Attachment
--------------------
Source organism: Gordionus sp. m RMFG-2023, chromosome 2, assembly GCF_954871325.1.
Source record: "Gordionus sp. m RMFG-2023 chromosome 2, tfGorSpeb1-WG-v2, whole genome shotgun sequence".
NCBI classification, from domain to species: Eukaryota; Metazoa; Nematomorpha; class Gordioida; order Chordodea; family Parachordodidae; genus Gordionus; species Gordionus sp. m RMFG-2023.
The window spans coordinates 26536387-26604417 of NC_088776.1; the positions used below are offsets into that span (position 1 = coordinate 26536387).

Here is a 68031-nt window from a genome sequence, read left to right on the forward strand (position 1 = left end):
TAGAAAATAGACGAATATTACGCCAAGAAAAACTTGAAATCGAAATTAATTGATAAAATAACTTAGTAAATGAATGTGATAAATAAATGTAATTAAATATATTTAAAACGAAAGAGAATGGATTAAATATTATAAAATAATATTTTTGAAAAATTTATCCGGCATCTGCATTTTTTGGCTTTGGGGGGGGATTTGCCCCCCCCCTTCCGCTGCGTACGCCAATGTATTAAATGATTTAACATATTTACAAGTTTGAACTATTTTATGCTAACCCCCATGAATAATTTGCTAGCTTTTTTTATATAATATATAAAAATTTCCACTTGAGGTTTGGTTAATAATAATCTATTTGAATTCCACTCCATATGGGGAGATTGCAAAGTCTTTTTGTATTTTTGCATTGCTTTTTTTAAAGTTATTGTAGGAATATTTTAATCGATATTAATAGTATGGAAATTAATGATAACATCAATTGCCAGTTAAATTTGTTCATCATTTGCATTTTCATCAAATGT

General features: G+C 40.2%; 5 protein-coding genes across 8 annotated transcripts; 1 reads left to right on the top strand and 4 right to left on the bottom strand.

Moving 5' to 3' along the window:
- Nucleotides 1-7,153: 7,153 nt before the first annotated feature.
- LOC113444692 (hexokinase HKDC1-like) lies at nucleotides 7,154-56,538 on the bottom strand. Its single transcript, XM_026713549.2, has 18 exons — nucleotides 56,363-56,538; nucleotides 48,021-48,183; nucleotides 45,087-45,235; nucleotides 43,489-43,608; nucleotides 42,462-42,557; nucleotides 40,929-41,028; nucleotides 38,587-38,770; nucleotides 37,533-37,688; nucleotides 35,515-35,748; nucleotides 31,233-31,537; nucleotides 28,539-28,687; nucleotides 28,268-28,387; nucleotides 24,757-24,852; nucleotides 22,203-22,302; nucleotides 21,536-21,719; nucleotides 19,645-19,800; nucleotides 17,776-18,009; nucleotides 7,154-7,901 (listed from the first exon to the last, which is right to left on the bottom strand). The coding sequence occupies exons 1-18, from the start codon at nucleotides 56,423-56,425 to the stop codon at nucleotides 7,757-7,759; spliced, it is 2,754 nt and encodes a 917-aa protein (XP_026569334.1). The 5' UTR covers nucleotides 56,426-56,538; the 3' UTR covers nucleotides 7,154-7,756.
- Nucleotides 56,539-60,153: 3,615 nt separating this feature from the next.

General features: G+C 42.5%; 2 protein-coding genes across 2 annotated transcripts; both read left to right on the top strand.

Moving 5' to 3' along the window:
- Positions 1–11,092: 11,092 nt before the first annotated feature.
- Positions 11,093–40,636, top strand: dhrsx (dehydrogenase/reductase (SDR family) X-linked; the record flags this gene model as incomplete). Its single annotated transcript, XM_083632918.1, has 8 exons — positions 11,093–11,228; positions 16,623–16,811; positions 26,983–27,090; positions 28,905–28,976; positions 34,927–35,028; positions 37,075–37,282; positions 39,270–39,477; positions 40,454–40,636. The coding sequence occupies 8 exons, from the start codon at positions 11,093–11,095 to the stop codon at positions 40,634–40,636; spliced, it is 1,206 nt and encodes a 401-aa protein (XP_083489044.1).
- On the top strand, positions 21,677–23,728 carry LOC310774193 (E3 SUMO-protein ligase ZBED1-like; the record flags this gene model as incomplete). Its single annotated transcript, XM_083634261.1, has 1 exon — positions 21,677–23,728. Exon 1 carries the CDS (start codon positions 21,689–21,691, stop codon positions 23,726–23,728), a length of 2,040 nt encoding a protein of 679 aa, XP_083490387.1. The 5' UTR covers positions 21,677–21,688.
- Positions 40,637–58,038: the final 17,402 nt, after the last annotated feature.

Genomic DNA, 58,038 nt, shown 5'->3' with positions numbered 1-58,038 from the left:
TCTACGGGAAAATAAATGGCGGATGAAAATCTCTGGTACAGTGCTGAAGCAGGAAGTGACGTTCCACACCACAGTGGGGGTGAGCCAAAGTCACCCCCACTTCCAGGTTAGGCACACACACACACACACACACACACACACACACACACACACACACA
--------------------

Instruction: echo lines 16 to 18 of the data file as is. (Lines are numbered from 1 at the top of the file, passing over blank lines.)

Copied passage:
- On the top strand, positions 21,677–23,728 carry LOC310774193 (E3 SUMO-protein ligase ZBED1-like; the record flags this gene model as incomplete). Its single annotated transcript, XM_083634261.1, has 1 exon — positions 21,677–23,728. Exon 1 carries the CDS (start codon positions 21,689–21,691, stop codon positions 23,726–23,728), a length of 2,040 nt encoding a protein of 679 aa, XP_083490387.1. The 5' UTR covers positions 21,677–21,688.
- Positions 40,637–58,038: the final 17,402 nt, after the last annotated feature.

Genomic DNA, 58,038 nt, shown 5'->3' with positions numbered 1-58,038 from the left: